olivaris, and Ctenophyngodon idella.
Ecology and management of channel catfish Ictalurus punctatus and flathead catfish Pylodictis
olivaris populations in the middle Missouri River, NE.
Otoliths were reported to be the most reliable ageing structure in a number of fish species such as Chelidonichthys kumu (Staples, 1971), Capoeta capoeta umbla (Ekingen & Polat, 1987), Trachurus trachurus (Polat & Kukul, 1990), Pylodictis
olivaris (Nash & Irwin, 1999), and Ictaluruspunctatus (Buckmeier et al.
Feeding ecology and energetic relationships with habitat of blue catfish, Ictalurus furcatus, and flathead catfish, Pylodictis
olivaris, in the lower Mississippi River, U.
1) Species 1884 1937 Bullhead catfishes (Ictaluridae) Flathead catfish, Pylodictis
olivaris X Channel catfish, Ictalurus punctatus X Brown bullhead, Ameiurus nebulosus X X Carp (Cyprinidae) Common carp, Cyprinius carpio carpio X X Ide, Leuciscus idus auratus X Goldfish, Carassius auratous X Tench, Tinca tinca X Suckers (Catostomidae) Buffalo, Ictiobus sp.
The river was exploited for catfishes, primarily with trotlines and limblines, and for flathead catfish Pylodictis
olivaris, a highly predatory catfish (Jackson 1999), the trotlines and limblines were baited with live bait.
Sporadic individuals of other species (threadfin shad, Dorosoma petenensr, bluegill, Lepomis macrochirus; largemouth bass, Micropterus salmoides; western mosquitofish, Gambusia affinis; an undetermined ictalurid catfish, either channel catfish, Ictalurus punctatus, or flathead catfish, Pylodictis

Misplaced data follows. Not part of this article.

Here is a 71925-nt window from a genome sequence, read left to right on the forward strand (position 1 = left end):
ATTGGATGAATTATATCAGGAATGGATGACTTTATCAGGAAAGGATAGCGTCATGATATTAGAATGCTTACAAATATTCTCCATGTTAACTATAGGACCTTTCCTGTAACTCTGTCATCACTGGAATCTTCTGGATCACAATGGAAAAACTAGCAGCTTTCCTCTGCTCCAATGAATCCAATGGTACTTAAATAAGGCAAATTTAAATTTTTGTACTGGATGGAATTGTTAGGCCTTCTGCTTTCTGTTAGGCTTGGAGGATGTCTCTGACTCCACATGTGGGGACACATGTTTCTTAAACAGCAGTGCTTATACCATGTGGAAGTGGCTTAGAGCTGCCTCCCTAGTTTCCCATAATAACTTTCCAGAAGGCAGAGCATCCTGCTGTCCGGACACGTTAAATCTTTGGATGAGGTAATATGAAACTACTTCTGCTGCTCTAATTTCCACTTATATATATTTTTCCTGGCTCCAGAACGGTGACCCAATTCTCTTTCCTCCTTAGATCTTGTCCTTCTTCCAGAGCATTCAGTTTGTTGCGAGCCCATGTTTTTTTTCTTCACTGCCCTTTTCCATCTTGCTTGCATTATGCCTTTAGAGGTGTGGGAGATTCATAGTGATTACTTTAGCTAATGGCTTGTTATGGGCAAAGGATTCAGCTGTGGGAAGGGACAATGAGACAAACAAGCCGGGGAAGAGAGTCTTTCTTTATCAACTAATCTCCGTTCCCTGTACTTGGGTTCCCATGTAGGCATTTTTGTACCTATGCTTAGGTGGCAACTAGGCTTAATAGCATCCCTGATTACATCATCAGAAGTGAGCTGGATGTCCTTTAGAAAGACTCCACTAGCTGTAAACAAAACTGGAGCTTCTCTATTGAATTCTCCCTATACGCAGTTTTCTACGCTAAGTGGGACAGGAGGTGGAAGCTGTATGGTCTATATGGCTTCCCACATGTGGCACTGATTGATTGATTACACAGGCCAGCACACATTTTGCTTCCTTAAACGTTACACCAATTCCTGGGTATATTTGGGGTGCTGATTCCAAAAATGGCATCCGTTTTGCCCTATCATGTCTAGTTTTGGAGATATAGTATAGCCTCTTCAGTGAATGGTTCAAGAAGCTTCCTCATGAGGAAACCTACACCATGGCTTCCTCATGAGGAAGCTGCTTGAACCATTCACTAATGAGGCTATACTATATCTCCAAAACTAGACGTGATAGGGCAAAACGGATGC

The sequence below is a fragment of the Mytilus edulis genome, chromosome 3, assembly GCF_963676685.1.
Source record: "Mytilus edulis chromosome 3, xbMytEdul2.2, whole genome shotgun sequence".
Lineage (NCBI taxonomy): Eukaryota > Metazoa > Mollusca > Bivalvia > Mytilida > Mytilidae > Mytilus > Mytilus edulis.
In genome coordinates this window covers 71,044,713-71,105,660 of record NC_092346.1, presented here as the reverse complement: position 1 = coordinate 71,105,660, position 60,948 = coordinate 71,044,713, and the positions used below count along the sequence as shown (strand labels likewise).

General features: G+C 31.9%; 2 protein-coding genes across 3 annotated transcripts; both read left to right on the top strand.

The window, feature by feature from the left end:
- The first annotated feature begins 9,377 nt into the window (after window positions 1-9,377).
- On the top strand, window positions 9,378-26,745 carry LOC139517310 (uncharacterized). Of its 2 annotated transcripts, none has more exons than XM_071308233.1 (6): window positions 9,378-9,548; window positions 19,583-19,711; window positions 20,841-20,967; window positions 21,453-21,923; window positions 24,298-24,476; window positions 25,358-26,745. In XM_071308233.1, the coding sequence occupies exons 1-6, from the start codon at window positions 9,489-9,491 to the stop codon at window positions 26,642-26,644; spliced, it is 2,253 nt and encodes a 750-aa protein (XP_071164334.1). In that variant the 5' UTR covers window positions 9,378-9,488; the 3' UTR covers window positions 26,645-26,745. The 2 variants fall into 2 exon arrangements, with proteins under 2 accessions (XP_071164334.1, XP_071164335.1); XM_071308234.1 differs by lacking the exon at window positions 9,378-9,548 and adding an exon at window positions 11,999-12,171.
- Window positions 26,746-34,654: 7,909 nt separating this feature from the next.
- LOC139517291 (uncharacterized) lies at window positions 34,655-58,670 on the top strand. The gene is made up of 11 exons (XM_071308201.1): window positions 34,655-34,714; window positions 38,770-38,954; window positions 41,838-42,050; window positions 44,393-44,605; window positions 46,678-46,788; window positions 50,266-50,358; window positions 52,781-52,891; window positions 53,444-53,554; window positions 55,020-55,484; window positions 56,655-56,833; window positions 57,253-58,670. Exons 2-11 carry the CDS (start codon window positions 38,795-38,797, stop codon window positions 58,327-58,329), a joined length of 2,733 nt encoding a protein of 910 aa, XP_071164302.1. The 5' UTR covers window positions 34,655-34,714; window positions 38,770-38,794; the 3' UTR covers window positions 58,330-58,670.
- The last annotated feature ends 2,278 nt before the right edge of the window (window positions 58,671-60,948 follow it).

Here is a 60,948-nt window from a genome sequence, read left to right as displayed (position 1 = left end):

olivaris) have been encountered over the years and removed; none were known to be present during the time of our study.
nebulosus, Brown 17 (1-1976); 8 (3-1976) bullhead Ictalurus punctatus, 10 (1-1970); 19 (1-1972); Channel catfish 10 (1-1976); 10 (3-1972); 9 (3-1976); 2 (5-1976) Pylodictis
olivaris, Flathead catfish Fundulidae.
The species with the greatest positive percentage of change from historical to contemporary surveys included shorthead redhorse Moxostoma macrolepidotum (historical percentage of occupied sites, percentage of change in site occurrence from historical to contemporary surveys; 4%, 443%), bluegill Lepomis macrochirus (5%, 410%), flathead catfish Pylodictis
olivaris (3%, 380%), and shortnose gar Lepisosteus platostomus (3%, 360%; Table 2).
It is uncertain whether Jordan's specimens represent Ameiurus natalis or Pylodictis
olivaris, both of which are native to the Etowah River (Mettee et al.